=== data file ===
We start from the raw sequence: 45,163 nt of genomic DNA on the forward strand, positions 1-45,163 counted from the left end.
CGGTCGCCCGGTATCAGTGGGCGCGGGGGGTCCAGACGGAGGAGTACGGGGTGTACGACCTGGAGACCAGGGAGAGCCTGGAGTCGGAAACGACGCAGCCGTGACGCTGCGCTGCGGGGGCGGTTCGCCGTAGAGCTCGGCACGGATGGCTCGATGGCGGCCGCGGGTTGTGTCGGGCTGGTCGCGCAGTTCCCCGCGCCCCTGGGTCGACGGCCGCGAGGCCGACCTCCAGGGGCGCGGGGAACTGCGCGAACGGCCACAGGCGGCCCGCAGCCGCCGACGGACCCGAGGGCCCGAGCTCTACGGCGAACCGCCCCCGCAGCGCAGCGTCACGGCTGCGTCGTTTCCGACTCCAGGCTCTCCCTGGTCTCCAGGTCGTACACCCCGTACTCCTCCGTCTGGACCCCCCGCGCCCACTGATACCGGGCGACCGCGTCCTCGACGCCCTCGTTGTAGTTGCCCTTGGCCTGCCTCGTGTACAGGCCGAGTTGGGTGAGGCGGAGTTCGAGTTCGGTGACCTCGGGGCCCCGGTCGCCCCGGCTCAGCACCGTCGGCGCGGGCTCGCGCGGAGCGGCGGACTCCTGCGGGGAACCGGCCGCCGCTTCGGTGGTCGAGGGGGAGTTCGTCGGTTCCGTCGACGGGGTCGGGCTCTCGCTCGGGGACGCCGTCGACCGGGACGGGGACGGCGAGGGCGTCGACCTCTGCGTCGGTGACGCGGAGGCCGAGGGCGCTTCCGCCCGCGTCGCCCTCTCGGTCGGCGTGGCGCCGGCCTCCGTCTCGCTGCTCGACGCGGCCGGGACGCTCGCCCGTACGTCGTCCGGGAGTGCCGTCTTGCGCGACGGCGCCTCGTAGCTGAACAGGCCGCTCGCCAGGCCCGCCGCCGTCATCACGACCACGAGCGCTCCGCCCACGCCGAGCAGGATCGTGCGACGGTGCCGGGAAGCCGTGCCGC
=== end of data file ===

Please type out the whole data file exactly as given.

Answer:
We start from the raw sequence: 45,163 nt of genomic DNA on the forward strand, positions 1-45,163 counted from the left end.
CGGTCGCCCGGTATCAGTGGGCGCGGGGGGTCCAGACGGAGGAGTACGGGGTGTACGACCTGGAGACCAGGGAGAGCCTGGAGTCGGAAACGACGCAGCCGTGACGCTGCGCTGCGGGGGCGGTTCGCCGTAGAGCTCGGCACGGATGGCTCGATGGCGGCCGCGGGTTGTGTCGGGCTGGTCGCGCAGTTCCCCGCGCCCCTGGGTCGACGGCCGCGAGGCCGACCTCCAGGGGCGCGGGGAACTGCGCGAACGGCCACAGGCGGCCCGCAGCCGCCGACGGACCCGAGGGCCCGAGCTCTACGGCGAACCGCCCCCGCAGCGCAGCGTCACGGCTGCGTCGTTTCCGACTCCAGGCTCTCCCTGGTCTCCAGGTCGTACACCCCGTACTCCTCCGTCTGGACCCCCCGCGCCCACTGATACCGGGCGACCGCGTCCTCGACGCCCTCGTTGTAGTTGCCCTTGGCCTGCCTCGTGTACAGGCCGAGTTGGGTGAGGCGGAGTTCGAGTTCGGTGACCTCGGGGCCCCGGTCGCCCCGGCTCAGCACCGTCGGCGCGGGCTCGCGCGGAGCGGCGGACTCCTGCGGGGAACCGGCCGCCGCTTCGGTGGTCGAGGGGGAGTTCGTCGGTTCCGTCGACGGGGTCGGGCTCTCGCTCGGGGACGCCGTCGACCGGGACGGGGACGGCGAGGGCGTCGACCTCTGCGTCGGTGACGCGGAGGCCGAGGGCGCTTCCGCCCGCGTCGCCCTCTCGGTCGGCGTGGCGCCGGCCTCCGTCTCGCTGCTCGACGCGGCCGGGACGCTCGCCCGTACGTCGTCCGGGAGTGCCGTCTTGCGCGACGGCGCCTCGTAGCTGAACAGGCCGCTCGCCAGGCCCGCCGCCGTCATCACGACCACGAGCGCTCCGCCCACGCCGAGCAGGATCGTGCGACGGTGCCGGGAAGCCGTGCCGC